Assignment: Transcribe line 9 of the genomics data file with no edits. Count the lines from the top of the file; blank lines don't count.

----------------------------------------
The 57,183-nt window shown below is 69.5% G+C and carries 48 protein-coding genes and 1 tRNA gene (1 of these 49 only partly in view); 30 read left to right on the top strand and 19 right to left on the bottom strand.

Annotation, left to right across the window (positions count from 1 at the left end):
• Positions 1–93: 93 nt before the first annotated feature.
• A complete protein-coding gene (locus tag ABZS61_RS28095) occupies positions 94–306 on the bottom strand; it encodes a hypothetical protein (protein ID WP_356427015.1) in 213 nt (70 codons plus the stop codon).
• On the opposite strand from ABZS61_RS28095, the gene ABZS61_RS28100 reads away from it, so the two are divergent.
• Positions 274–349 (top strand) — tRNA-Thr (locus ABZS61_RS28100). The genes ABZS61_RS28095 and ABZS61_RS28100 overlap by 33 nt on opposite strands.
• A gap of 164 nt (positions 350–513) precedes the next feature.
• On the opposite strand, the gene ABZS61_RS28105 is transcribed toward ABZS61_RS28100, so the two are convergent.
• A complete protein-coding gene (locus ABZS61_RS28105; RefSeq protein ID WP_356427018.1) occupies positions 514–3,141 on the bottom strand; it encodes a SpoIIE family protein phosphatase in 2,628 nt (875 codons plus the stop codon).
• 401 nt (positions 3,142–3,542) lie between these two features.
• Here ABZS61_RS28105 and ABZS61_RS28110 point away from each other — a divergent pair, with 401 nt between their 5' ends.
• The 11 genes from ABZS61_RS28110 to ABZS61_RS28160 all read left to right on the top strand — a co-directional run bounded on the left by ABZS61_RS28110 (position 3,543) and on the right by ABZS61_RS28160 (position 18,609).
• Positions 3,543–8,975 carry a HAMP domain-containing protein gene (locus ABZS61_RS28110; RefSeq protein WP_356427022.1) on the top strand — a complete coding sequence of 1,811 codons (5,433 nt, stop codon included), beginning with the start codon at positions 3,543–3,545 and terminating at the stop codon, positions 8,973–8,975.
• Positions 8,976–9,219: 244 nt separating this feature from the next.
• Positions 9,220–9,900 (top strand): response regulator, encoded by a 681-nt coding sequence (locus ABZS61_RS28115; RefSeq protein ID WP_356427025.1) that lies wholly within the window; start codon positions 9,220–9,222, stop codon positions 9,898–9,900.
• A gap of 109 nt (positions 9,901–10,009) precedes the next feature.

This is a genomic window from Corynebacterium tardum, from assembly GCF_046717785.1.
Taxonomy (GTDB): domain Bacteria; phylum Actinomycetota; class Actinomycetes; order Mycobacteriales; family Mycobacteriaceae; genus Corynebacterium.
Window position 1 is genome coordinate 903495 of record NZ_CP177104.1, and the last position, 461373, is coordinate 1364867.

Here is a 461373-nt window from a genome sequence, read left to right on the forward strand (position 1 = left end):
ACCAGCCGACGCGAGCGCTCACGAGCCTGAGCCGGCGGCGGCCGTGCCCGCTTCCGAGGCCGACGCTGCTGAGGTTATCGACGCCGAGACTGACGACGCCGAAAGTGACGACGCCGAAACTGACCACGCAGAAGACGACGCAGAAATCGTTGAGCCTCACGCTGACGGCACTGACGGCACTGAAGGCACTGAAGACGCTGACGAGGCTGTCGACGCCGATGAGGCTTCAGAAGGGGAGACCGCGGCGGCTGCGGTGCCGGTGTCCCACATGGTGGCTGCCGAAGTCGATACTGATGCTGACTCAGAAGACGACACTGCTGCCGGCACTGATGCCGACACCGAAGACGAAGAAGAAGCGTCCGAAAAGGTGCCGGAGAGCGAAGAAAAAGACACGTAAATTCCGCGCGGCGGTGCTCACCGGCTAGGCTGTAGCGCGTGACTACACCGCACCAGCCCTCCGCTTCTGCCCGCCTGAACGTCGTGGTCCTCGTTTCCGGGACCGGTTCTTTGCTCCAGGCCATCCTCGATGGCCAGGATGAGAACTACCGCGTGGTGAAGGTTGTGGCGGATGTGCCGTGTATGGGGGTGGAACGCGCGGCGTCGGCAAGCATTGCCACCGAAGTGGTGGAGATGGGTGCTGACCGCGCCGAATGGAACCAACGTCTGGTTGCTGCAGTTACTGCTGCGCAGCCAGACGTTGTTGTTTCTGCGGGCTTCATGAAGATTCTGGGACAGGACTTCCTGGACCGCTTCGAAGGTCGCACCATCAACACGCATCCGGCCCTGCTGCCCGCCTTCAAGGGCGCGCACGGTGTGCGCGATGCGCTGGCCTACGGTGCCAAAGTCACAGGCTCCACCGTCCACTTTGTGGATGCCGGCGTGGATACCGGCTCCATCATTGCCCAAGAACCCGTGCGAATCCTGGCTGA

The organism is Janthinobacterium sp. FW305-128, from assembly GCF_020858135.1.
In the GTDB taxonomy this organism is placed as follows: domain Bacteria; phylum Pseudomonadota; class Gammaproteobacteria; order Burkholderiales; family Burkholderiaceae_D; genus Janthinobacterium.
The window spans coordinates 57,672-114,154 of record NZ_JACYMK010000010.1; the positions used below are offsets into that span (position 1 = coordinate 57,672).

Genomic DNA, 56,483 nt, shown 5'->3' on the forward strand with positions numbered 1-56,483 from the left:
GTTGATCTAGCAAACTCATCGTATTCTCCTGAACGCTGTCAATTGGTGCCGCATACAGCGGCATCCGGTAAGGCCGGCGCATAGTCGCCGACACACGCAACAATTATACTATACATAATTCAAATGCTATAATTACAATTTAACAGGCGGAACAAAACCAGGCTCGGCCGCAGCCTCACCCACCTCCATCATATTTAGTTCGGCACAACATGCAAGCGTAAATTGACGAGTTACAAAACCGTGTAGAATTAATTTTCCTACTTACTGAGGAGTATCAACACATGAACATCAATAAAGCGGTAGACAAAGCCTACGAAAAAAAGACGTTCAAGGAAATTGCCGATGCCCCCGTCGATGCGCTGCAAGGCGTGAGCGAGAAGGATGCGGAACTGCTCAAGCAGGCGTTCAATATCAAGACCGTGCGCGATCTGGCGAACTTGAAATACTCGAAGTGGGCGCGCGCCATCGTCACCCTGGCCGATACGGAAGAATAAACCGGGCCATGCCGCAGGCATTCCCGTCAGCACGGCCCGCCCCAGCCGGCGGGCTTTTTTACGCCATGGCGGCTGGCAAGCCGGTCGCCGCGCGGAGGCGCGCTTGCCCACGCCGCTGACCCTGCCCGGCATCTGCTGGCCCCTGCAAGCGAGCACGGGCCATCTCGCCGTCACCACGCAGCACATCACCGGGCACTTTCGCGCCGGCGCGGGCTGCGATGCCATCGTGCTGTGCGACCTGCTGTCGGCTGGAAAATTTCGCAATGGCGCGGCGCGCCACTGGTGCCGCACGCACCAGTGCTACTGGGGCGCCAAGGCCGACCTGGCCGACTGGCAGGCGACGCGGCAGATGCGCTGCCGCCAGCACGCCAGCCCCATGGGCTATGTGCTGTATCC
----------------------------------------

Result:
• A complete protein-coding gene (locus ABZS61_RS28105; RefSeq protein ID WP_356427018.1) occupies positions 514–3,141 on the bottom strand; it encodes a SpoIIE family protein phosphatase in 2,628 nt (875 codons plus the stop codon).